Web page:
Jimmy sighed and let go of the tree branch, allowing himself to fall lightly to the ground.
Is that a good opening? The Who question is answered immediately. At least, we have a name. Jimmy. He was holding a tree branch and, it appears, swinging in the air. He’s doing something too, so there is action. Perhaps this is a good opening? Hint: it’s not.
Firstly, Jimmy is sighing. I can hardly think of a more passive thing for a protagonist to do. Then there’s the letting go of the tree branch and falling to the ground. As a reader, my instinct is to say “so what” and move on to playing my PS4. Letting go of something is also passive. Falling is also passive. Jimmy, our would be protagonist, cannot even take charge of the first sentence, so what good will he be during the rest of the story?
Additionally, there’s no real hint that the world is in imbalance. There’s a whiff of mystery. Why is Jimmy in the tree? Why is he sighing? But little else there to entice the reader to keep going.
If it is important that Jimmy start hanging in a tree then it will need to be done in a way that shows that something is up. We need a hint of Jimmy’s motivation or at least his predicament.
Is it okay to start with dialogue?
This question is thrown around all the time. Here’s the short answer. Yes. Go for it. Dialogue is great. Just remember, as with all techniques there is also a downside which I will explain further down. Here’s an example of story that starts with dialogue done well:
“’I’ve watched through his eyes, I’ve listened through his ears, and I tell you he’s the one.'” – Ender’s Game by Orson Scott Card.
That’s a ripper of a story and it starts with dialogue. Not an issue at all.
Here’s the opening line of my story The Cabin Boy:
“I’ve never met a werewolf before.”
Here’s the full first paragraph for reference:
“I’ve never met a werewolf before.” Kira tilted her head, watching the boy. The sailors had him locked in the brig, thick wooden bars the only barrier between them. Outside, seagulls shrieked their displeasure at the wind. Waves shredded into frigid, salt-laden spray. The decks were unsafe, frozen and canting, and even below, she could barely take two steps before needing to hold on to something.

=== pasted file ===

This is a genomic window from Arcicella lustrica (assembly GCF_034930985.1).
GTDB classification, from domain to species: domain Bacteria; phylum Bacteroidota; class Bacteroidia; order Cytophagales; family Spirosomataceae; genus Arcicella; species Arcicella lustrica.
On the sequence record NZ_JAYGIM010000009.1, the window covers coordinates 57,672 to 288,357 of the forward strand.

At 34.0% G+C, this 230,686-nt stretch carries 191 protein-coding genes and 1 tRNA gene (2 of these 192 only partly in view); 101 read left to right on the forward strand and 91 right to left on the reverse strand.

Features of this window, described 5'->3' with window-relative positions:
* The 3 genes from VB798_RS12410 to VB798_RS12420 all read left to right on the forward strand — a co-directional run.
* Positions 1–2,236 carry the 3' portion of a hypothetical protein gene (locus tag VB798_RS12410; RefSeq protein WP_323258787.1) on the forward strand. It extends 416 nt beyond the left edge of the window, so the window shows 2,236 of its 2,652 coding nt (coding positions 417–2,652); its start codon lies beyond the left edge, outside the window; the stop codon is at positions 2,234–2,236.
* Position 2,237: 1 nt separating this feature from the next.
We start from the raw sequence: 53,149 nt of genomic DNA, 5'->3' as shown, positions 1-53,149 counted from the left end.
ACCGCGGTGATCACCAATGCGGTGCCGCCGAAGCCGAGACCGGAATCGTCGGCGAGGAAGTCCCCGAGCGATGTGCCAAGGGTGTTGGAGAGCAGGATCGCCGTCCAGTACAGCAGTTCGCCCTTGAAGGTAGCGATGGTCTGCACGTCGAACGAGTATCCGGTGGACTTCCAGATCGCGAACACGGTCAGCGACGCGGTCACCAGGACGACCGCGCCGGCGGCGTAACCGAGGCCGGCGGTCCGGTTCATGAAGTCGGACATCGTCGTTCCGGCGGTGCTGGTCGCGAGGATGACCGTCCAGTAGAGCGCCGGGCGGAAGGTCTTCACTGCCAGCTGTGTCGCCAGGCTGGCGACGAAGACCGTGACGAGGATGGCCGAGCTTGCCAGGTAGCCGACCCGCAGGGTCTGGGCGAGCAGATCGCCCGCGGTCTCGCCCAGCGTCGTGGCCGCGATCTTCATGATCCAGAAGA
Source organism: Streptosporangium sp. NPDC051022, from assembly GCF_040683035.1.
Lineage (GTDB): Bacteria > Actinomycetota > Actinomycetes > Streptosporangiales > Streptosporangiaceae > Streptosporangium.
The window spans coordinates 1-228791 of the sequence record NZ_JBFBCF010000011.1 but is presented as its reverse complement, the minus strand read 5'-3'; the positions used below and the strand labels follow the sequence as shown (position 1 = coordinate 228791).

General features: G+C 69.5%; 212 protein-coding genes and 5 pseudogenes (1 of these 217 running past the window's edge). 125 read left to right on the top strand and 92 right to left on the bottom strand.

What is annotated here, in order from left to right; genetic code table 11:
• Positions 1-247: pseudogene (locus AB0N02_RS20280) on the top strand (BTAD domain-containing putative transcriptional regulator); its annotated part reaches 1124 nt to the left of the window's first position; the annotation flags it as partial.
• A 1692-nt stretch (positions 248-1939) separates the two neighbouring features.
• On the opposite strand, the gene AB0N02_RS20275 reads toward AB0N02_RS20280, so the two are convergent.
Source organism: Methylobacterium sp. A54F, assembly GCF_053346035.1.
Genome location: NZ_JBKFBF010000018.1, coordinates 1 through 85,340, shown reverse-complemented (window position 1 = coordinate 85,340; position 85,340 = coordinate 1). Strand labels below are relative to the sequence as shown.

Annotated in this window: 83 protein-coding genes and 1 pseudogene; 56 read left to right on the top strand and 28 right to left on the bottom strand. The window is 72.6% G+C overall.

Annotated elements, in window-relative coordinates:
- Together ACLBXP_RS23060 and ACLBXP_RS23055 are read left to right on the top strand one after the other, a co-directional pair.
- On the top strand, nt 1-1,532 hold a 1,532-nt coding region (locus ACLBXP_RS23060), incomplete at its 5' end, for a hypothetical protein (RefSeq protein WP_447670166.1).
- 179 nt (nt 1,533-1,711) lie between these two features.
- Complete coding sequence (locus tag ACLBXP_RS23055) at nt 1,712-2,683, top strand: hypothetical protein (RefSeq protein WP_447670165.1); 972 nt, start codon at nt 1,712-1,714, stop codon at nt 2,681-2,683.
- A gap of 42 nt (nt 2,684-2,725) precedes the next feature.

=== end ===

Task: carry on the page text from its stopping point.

The first line is dialogue only. Not a trace of description (The very next sentence introduces the protagonist, Kira). So it can be done. It is entirely possible to start a story with dialogue. So why the controversy? Why do we hear so often not to do this?
The reason that beginning writers are cautioned against starting a story with dialogue is that it lands the reader in an opening that does not answer the Who question, or the Where question or the What question (i.e., we’ve just broken all the advice I’ve given in this article to date). It’s just dialogue. This can leave a reader ungrounded and can be a barrier to them reading on. It can be confusing, too. Who is speaking? What should I be imagining? Why do I need to care about this? I should be washing my ferret now instead of wasting my time reading this story. The hook of a story needs to do everything possible to allow the reader to enter the story. Anything that does not help this can be a barrier to that. So starting with dialogue, although it is a legitimate technique, can be risky. It is all a trade off.
If you do want to start with dialogue it needs to be especially strong dialogue and preferably dialogue that has a hook in it. The dialogue above (“I’ve never met a werewolf before.”) might work because it implies the person is meeting a werewolf and that the meeting is happening right now. This is intrinsically interesting and raises questions in the mind of the reader which hopefully will make up for the lack of grounding.
In the Orson Scott Card example, Scott has created dialogue that is intriguing. How can you watch through someone’s eyes or listen through their ears? And they are the one? What does that mean? It’s a mystery and it moves the reader forward.
These are a few of the common issues we encounter at The Writers’ Block when editing beginner writers and even sometimes experienced writers. It’s easy to make mistakes and not a big deal–as long as you fix it in editing, but I hope this post helps as a resource for us to improve as writers and make new and different mistakes. Writing is called a craft for a reason and for me, one of the best parts is continuously being able to improve. Hopefully this post will help inspire you too.
Andrew J. Savage was born in Australia where they trained him as a lawyer and put him to work. After escaping the sand and the sea, he now lives in Japan with his wife and two children. If you look at him silhouetted against a bright light, you might see the hole in his heart where he says his dog should be.